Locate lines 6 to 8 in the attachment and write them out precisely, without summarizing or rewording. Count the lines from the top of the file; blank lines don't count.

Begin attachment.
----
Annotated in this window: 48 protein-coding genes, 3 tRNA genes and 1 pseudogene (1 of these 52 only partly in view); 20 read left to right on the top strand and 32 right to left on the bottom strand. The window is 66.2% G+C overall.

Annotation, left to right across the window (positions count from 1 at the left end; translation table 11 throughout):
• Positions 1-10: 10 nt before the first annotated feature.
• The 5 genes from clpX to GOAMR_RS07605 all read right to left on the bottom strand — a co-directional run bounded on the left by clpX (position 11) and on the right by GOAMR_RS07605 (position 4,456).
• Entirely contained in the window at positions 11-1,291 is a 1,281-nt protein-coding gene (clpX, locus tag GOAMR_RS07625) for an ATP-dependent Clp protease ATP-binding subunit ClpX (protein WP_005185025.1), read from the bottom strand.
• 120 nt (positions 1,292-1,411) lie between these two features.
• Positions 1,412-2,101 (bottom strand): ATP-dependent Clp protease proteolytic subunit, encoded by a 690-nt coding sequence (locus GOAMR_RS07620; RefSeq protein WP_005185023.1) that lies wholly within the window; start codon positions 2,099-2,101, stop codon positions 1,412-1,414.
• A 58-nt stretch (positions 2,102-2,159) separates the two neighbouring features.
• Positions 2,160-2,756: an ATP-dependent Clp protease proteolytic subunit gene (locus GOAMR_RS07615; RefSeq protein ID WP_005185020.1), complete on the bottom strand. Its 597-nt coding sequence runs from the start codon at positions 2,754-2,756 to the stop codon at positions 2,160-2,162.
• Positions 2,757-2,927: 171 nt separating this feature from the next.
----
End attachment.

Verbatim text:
• 120 nt (positions 1,292-1,411) lie between these two features.
• Positions 1,412-2,101 (bottom strand): ATP-dependent Clp protease proteolytic subunit, encoded by a 690-nt coding sequence (locus GOAMR_RS07620; RefSeq protein WP_005185023.1) that lies wholly within the window; start codon positions 2,099-2,101, stop codon positions 1,412-1,414.
• A 58-nt stretch (positions 2,102-2,159) separates the two neighbouring features.